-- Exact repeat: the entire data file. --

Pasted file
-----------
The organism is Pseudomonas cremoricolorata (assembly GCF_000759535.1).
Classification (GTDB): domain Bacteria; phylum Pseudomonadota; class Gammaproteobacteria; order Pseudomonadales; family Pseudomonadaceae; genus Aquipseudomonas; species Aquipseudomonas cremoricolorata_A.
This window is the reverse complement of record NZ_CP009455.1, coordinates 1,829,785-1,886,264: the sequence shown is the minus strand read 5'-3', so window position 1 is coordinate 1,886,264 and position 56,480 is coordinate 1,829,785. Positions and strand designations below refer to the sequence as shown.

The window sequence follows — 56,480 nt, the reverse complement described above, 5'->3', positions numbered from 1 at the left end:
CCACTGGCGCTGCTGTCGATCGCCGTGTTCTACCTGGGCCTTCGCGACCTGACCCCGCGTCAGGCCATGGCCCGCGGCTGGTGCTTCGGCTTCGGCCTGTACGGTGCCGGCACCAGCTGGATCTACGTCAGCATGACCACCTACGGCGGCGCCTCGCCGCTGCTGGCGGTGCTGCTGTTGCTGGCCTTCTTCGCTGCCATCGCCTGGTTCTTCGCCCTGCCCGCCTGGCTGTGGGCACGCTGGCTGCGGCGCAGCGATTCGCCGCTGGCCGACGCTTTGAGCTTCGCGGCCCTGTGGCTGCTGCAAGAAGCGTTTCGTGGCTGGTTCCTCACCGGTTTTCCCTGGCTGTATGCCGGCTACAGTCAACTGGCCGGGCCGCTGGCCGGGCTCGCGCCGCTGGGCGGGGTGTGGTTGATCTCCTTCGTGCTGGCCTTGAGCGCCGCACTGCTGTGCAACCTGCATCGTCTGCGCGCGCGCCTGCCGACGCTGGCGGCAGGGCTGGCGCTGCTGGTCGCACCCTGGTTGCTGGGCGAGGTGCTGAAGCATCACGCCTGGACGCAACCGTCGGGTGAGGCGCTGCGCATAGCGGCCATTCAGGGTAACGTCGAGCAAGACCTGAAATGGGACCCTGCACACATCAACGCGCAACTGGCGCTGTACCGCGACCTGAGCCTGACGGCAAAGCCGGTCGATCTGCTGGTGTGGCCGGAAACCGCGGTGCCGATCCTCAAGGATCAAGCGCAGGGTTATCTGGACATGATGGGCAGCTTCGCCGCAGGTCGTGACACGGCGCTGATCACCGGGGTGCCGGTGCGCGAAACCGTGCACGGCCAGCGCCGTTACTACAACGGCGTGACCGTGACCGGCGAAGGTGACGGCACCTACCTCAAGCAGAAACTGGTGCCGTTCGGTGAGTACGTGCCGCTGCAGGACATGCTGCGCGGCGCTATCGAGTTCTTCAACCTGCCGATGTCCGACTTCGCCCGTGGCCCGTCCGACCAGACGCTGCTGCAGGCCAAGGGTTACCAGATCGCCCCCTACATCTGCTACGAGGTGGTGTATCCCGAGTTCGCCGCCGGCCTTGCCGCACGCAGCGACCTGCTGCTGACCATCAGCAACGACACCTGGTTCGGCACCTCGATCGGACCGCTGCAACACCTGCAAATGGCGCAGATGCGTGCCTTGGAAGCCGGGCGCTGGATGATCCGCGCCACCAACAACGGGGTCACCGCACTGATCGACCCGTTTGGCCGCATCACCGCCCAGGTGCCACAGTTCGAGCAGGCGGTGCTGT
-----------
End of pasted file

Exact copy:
The organism is Pseudomonas cremoricolorata (assembly GCF_000759535.1).
Classification (GTDB): domain Bacteria; phylum Pseudomonadota; class Gammaproteobacteria; order Pseudomonadales; family Pseudomonadaceae; genus Aquipseudomonas; species Aquipseudomonas cremoricolorata_A.
This window is the reverse complement of record NZ_CP009455.1, coordinates 1,829,785-1,886,264: the sequence shown is the minus strand read 5'-3', so window position 1 is coordinate 1,886,264 and position 56,480 is coordinate 1,829,785. Positions and strand designations below refer to the sequence as shown.

The window sequence follows — 56,480 nt, the reverse complement described above, 5'->3', positions numbered from 1 at the left end:
CCACTGGCGCTGCTGTCGATCGCCGTGTTCTACCTGGGCCTTCGCGACCTGACCCCGCGTCAGGCCATGGCCCGCGGCTGGTGCTTCGGCTTCGGCCTGTACGGTGCCGGCACCAGCTGGATCTACGTCAGCATGACCACCTACGGCGGCGCCTCGCCGCTGCTGGCGGTGCTGCTGTTGCTGGCCTTCTTCGCTGCCATCGCCTGGTTCTTCGCCCTGCCCGCCTGGCTGTGGGCACGCTGGCTGCGGCGCAGCGATTCGCCGCTGGCCGACGCTTTGAGCTTCGCGGCCCTGTGGCTGCTGCAAGAAGCGTTTCGTGGCTGGTTCCTCACCGGTTTTCCCTGGCTGTATGCCGGCTACAGTCAACTGGCCGGGCCGCTGGCCGGGCTCGCGCCGCTGGGCGGGGTGTGGTTGATCTCCTTCGTGCTGGCCTTGAGCGCCGCACTGCTGTGCAACCTGCATCGTCTGCGCGCGCGCCTGCCGACGCTGGCGGCAGGGCTGGCGCTGCTGGTCGCACCCTGGTTGCTGGGCGAGGTGCTGAAGCATCACGCCTGGACGCAACCGTCGGGTGAGGCGCTGCGCATAGCGGCCATTCAGGGTAACGTCGAGCAAGACCTGAAATGGGACCCTGCACACATCAACGCGCAACTGGCGCTGTACCGCGACCTGAGCCTGACGGCAAAGCCGGTCGATCTGCTGGTGTGGCCGGAAACCGCGGTGCCGATCCTCAAGGATCAAGCGCAGGGTTATCTGGACATGATGGGCAGCTTCGCCGCAGGTCGTGACACGGCGCTGATCACCGGGGTGCCGGTGCGCGAAACCGTGCACGGCCAGCGCCGTTACTACAACGGCGTGACCGTGACCGGCGAAGGTGACGGCACCTACCTCAAGCAGAAACTGGTGCCGTTCGGTGAGTACGTGCCGCTGCAGGACATGCTGCGCGGCGCTATCGAGTTCTTCAACCTGCCGATGTCCGACTTCGCCCGTGGCCCGTCCGACCAGACGCTGCTGCAGGCCAAGGGTTACCAGATCGCCCCCTACATCTGCTACGAGGTGGTGTATCCCGAGTTCGCCGCCGGCCTTGCCGCACGCAGCGACCTGCTGCTGACCATCAGCAACGACACCTGGTTCGGCACCTCGATCGGACCGCTGCAACACCTGCAAATGGCGCAGATGCGTGCCTTGGAAGCCGGGCGCTGGATGATCCGCGCCACCAACAACGGGGTCACCGCACTGATCGACCCGTTTGGCCGCATCACCGCCCAGGTGCCACAGTTCGAGCAGGCGGTGCTGT